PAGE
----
Loaded onto a ship, she is taken to another country. Many die along the way and many of the women are taken out at night and used by the sailors for sex. When she arrives, Doris is immediately sold off to a wealthy man. He renames her and tells her that she will be the companion of his small daughter who is to be obeyed in everything. The daughter is spoiled and vindictive. She never hesitates to tell Omorenomwara, Doris's new name, how ugly white people are. Omorenomwara hates her life but knows she is much better off than those working in the house and especially those in the fields. A tragedy occurs when the daughter dies and then Omorenomwara is sold to another master.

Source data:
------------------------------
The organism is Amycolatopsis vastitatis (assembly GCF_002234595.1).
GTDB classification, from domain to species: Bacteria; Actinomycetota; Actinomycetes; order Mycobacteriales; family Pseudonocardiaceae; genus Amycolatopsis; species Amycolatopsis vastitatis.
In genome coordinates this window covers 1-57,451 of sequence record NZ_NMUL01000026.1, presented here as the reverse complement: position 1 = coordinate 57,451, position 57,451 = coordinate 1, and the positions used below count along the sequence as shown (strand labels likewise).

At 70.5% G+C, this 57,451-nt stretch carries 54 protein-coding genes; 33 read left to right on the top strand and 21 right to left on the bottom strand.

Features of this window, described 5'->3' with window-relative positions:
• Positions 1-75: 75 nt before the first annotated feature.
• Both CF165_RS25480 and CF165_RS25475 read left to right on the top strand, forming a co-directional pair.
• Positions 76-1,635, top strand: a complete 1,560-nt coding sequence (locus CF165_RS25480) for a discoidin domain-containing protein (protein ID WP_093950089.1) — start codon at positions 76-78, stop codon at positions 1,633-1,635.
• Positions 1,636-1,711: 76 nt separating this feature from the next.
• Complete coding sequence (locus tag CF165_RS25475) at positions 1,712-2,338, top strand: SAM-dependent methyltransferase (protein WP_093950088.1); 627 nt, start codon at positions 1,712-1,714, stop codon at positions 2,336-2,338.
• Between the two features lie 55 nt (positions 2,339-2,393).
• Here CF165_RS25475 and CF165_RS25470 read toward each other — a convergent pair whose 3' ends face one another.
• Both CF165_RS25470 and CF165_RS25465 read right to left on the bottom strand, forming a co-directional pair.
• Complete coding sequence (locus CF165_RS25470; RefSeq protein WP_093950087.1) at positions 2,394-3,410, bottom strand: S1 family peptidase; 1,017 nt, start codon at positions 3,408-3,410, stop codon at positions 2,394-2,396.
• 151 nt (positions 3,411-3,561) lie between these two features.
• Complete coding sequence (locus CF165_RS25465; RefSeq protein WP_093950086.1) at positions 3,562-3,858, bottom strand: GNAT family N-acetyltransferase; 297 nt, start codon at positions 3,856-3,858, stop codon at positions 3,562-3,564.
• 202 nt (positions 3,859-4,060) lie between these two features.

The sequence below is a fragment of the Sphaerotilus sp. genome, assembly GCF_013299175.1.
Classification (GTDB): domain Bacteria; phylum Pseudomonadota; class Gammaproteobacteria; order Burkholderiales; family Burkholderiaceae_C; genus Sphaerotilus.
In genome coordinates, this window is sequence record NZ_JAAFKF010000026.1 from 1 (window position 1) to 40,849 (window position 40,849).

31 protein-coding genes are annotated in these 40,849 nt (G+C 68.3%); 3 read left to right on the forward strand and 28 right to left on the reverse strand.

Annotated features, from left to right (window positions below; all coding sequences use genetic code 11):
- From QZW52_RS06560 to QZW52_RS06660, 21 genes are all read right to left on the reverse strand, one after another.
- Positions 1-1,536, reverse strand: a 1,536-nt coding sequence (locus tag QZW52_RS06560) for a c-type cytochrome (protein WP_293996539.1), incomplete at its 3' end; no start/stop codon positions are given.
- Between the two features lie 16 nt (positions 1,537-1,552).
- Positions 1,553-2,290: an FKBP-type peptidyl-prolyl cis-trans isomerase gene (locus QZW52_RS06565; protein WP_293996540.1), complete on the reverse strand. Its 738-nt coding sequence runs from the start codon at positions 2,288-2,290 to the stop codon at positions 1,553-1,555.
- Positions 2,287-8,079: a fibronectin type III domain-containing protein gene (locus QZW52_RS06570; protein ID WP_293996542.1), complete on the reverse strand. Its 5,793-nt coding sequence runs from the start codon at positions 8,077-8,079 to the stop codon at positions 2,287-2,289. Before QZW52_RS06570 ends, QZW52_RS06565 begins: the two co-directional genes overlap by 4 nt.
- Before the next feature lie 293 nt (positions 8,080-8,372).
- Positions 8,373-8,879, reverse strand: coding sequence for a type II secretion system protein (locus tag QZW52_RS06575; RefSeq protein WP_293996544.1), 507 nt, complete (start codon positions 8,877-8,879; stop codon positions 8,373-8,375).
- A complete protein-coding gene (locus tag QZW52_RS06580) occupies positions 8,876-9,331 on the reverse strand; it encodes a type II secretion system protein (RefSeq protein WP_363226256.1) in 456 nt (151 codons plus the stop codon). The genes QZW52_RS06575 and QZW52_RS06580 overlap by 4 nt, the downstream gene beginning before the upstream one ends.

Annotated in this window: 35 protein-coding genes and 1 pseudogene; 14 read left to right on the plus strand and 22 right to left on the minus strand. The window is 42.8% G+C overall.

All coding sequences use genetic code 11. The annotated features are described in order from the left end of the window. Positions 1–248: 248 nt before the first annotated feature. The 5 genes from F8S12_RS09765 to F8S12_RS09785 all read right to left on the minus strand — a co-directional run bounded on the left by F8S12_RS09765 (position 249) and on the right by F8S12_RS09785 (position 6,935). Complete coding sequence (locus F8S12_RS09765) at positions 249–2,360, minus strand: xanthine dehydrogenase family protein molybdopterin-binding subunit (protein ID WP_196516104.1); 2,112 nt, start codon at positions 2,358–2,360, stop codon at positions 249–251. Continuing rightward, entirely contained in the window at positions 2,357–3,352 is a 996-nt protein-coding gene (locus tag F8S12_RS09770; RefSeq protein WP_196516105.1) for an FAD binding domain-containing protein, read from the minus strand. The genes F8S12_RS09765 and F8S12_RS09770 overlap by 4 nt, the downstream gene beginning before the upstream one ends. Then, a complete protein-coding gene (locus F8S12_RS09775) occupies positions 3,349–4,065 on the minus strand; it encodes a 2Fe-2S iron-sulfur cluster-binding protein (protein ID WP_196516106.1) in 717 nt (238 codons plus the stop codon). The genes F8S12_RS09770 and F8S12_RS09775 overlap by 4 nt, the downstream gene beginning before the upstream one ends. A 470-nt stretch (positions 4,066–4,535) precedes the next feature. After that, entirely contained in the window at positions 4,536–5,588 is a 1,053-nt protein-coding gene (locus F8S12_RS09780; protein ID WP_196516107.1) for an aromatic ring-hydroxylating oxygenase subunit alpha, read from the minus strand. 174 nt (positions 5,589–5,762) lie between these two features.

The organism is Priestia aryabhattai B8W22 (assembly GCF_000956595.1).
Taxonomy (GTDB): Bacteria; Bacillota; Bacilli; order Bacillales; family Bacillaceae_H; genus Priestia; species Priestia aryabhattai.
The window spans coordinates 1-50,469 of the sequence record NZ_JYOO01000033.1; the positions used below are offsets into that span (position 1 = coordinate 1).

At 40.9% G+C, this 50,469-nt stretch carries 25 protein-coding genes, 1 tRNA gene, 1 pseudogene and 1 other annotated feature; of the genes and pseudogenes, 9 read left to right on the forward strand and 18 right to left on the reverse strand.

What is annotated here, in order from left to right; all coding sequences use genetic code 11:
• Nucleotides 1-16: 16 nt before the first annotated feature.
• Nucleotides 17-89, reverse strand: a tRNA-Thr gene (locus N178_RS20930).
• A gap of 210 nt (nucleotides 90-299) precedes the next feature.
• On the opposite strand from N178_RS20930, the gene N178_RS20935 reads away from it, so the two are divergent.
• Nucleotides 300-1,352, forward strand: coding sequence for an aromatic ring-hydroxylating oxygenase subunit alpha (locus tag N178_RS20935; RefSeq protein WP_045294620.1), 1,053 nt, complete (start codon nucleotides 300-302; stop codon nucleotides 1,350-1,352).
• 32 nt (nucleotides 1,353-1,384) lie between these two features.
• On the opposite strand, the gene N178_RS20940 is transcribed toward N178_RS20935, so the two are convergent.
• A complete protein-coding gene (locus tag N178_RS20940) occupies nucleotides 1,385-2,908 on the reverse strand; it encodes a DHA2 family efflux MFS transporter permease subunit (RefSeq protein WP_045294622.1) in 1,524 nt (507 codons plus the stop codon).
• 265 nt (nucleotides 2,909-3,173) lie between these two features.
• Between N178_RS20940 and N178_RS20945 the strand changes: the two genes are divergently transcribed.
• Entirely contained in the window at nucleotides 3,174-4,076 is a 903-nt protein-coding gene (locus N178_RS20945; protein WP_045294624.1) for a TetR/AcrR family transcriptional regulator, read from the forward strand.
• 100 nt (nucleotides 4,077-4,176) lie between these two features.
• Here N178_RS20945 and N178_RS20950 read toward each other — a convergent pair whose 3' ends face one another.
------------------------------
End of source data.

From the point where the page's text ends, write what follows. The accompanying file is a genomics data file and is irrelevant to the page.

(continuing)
This man realizes that she can read and write and uses her in the office to help with his affairs. But after she tries to escape, she is tracked down and flogged to within an inch of her life. No longer trusted, she is sent to cut sugar cane on an island where her life is even more difficult and brutal. Along the way, she has had three children all of whom were taken from her and sold. Omorenomwara is determined to be free but is there any way for this to happen?
Evaristo has written an alternative history that spotlights the indignities and cruelty of slavery in a new light that may resonate with those who have never considered it before. The hardships are both large and overwhelming and small but created to break the spirit of those enslaved. Omorenomwara is a determined woman but can anyone fight against such institutionalized cruelty? This book is recommended for readers of literary fiction.